A new month, a new regulation. This month, its Regulation (EU) no 2017/2156, or the more commonly known Acrylamide.
I know you probably don’t know Acrylamide that well, but don’t worry, it seems not a lot of people do either.
In a survey within the city I’m located, not one business out of the 100’s I contacted knew anything about acrylamide or the regulation due to come into force.
Even more concerning is through contact to the local enforcement agencies, not one of them knew about this regulation either. One actually referred me to the FSA who then referred me to trading standards. Who then referred me back to my local enforcement agency.
So if no one knows anything about it, should I really be prepared?
The answer in short is yes. Remember that ‘Ignorance of the law is no defence’. And above all, following the regulation could save lives and provide healthier meals for the consumer overall
So what is Acrylamide?
Acrylamide is a white odourless substance that is formed by amino acids and sugars… obviously these are just words for most chef’s and workers.
It basically occurs naturally in starch rich foods (including coffee beans) and can become harmful when cooked over 120’C for a prolonged period of time.
The main culprit is potatoes, but it does extend to other root vegetables and baked good that also contain starch. To reduce the risk of acrylamide in foods businesses can follow the FSA guidance in relation to this new Regulation.
Store raw potatoes out the fridge, an ideal temperature would be 6’C. cooked potatoes are fine to be stored in the fridge.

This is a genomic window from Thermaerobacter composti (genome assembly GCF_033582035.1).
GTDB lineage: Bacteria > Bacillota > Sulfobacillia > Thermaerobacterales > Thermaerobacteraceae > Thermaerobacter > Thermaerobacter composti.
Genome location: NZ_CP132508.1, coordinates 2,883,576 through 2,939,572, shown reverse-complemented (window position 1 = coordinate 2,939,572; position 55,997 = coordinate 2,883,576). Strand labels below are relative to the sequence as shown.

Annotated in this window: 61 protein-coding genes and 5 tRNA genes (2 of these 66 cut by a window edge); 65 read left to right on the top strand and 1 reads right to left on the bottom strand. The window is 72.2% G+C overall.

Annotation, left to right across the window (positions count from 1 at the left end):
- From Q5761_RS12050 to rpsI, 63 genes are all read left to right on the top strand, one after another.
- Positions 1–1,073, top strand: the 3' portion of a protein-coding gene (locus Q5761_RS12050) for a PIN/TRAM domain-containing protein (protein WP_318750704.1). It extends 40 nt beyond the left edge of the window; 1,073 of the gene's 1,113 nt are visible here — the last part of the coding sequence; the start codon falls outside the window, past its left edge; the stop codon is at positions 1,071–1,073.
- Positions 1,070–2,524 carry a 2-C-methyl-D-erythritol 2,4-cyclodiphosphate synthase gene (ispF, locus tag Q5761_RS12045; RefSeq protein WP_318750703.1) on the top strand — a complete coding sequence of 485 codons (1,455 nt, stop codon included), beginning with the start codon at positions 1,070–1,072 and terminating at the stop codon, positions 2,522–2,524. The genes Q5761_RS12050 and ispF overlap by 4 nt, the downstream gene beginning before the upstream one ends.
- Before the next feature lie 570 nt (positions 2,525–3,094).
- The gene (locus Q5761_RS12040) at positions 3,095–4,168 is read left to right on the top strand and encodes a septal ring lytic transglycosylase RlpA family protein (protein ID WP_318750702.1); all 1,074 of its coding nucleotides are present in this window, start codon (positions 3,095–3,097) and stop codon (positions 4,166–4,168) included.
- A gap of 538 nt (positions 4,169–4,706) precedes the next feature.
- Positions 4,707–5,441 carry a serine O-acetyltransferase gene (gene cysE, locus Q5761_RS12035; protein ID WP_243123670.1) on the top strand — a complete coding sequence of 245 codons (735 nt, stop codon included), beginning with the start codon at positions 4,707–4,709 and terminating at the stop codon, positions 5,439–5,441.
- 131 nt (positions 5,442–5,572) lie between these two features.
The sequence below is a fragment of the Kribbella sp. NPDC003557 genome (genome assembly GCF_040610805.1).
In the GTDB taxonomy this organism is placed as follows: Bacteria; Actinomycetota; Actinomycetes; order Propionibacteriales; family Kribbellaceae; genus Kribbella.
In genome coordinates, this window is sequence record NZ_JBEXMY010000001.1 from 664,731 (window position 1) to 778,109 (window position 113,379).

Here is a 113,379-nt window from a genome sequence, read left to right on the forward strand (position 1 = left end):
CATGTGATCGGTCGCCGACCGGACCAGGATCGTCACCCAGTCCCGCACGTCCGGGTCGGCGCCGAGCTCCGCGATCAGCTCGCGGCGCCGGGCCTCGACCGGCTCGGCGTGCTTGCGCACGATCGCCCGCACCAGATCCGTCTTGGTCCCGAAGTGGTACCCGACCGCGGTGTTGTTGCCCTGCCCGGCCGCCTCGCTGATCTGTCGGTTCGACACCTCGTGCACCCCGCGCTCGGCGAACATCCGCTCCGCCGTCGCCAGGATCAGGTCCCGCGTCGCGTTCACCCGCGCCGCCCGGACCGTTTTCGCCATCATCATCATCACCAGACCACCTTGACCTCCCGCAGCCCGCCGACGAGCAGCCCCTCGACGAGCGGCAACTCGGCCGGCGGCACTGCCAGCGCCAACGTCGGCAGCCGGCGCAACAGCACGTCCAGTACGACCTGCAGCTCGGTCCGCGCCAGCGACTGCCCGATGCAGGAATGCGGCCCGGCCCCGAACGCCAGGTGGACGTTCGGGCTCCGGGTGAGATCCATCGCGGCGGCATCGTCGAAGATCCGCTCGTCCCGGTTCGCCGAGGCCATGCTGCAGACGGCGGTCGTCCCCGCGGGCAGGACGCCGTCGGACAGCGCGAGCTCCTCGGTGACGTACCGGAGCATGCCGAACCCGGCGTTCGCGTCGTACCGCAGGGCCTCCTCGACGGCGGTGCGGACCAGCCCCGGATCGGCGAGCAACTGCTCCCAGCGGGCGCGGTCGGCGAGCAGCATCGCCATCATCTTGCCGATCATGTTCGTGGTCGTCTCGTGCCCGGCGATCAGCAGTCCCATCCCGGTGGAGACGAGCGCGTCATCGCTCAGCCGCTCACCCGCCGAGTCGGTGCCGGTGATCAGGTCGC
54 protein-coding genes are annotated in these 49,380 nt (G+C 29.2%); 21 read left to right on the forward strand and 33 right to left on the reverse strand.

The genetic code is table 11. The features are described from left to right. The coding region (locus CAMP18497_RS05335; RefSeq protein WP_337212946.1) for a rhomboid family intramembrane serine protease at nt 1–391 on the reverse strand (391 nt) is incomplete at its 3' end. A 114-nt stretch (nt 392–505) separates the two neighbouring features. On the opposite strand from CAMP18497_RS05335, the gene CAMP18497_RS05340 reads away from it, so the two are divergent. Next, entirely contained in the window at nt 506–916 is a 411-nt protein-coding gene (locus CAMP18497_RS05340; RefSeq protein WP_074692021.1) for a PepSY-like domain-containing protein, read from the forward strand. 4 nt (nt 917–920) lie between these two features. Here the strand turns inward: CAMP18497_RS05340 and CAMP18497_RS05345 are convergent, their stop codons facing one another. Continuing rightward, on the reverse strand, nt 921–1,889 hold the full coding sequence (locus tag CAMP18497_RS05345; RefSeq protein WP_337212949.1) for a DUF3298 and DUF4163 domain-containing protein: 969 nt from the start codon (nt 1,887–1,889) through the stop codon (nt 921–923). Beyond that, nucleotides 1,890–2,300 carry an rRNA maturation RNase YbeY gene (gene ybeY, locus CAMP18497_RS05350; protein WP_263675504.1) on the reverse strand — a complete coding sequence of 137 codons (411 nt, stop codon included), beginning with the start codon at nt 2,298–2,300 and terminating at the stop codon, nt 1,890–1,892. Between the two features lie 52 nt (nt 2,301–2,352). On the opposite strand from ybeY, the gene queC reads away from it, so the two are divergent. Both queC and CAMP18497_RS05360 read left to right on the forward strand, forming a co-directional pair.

Read the instructions on products that pose a risk. Things like hash browns, fries, chips supplied to your business will have had to provide effective cooking methods with their products so that it meets the new regulations.
Go For Gold is the most simple rule. no longer are the days of overcooked roasts or dark coloured chips.
In theory it shouldn’t pose too much change for businesses. It can be as simple as the recent allergen changes we had to do. All it takes it the right preparation.
I did have a client who asked me about cooking chips in their small business:
“I work in a small kitchen with fryers that start at 130’C. How can I blanch and produce chips for my customer base which follows this regulation?”
As I said, its preparation. Other than blanching in the fryer at 130-145’C, you could blanch your chips in a pan of water. Granted this may create more work for you, but its important to adapt first rather than risking it. If you have them, use your steamers to blanch the chips and if your fryer supports it, blanch at 100’C . If your still not sure, you could contact your local environmental agency food team for advice, or contact the FSA directly. Remember to find a solution rather than just identifying the problem itself.
This regulation came into forces on Wednesday 11th April 2018.